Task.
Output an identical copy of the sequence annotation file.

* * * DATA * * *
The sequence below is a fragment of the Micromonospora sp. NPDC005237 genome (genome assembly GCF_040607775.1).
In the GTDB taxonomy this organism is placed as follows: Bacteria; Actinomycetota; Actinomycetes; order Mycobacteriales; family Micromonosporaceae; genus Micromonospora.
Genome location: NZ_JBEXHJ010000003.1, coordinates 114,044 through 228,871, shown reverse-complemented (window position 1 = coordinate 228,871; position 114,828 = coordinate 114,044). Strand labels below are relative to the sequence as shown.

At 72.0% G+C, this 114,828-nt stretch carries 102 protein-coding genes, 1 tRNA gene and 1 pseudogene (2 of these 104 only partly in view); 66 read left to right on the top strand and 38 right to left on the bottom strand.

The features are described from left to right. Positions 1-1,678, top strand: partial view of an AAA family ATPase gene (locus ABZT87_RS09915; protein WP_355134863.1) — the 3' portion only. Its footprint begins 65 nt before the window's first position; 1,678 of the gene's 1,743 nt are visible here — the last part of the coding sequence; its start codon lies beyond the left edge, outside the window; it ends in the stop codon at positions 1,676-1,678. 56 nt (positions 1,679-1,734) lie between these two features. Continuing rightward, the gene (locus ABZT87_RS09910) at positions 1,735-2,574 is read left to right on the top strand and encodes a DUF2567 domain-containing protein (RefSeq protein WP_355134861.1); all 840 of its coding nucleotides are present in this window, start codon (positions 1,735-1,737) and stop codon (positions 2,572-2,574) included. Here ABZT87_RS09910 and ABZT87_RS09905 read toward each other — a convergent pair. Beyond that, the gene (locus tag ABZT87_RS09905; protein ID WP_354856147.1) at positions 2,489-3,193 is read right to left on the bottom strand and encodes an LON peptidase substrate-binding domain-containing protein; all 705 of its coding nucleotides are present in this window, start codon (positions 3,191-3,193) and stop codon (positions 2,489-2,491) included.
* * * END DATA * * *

The sequence below is a fragment of the Micromonospora sp. NPDC005237 genome (genome assembly GCF_040607775.1).
In the GTDB taxonomy this organism is placed as follows: Bacteria; Actinomycetota; Actinomycetes; order Mycobacteriales; family Micromonosporaceae; genus Micromonospora.
Genome location: NZ_JBEXHJ010000003.1, coordinates 114,044 through 228,871, shown reverse-complemented (window position 1 = coordinate 228,871; position 114,828 = coordinate 114,044). Strand labels below are relative to the sequence as shown.

At 72.0% G+C, this 114,828-nt stretch carries 102 protein-coding genes, 1 tRNA gene and 1 pseudogene (2 of these 104 only partly in view); 66 read left to right on the top strand and 38 right to left on the bottom strand.

The features are described from left to right. Positions 1-1,678, top strand: partial view of an AAA family ATPase gene (locus ABZT87_RS09915; protein WP_355134863.1) — the 3' portion only. Its footprint begins 65 nt before the window's first position; 1,678 of the gene's 1,743 nt are visible here — the last part of the coding sequence; its start codon lies beyond the left edge, outside the window; it ends in the stop codon at positions 1,676-1,678. 56 nt (positions 1,679-1,734) lie between these two features. Continuing rightward, the gene (locus ABZT87_RS09910) at positions 1,735-2,574 is read left to right on the top strand and encodes a DUF2567 domain-containing protein (RefSeq protein WP_355134861.1); all 840 of its coding nucleotides are present in this window, start codon (positions 1,735-1,737) and stop codon (positions 2,572-2,574) included. Here ABZT87_RS09910 and ABZT87_RS09905 read toward each other — a convergent pair. Beyond that, the gene (locus tag ABZT87_RS09905; protein ID WP_354856147.1) at positions 2,489-3,193 is read right to left on the bottom strand and encodes an LON peptidase substrate-binding domain-containing protein; all 705 of its coding nucleotides are present in this window, start codon (positions 3,191-3,193) and stop codon (positions 2,489-2,491) included.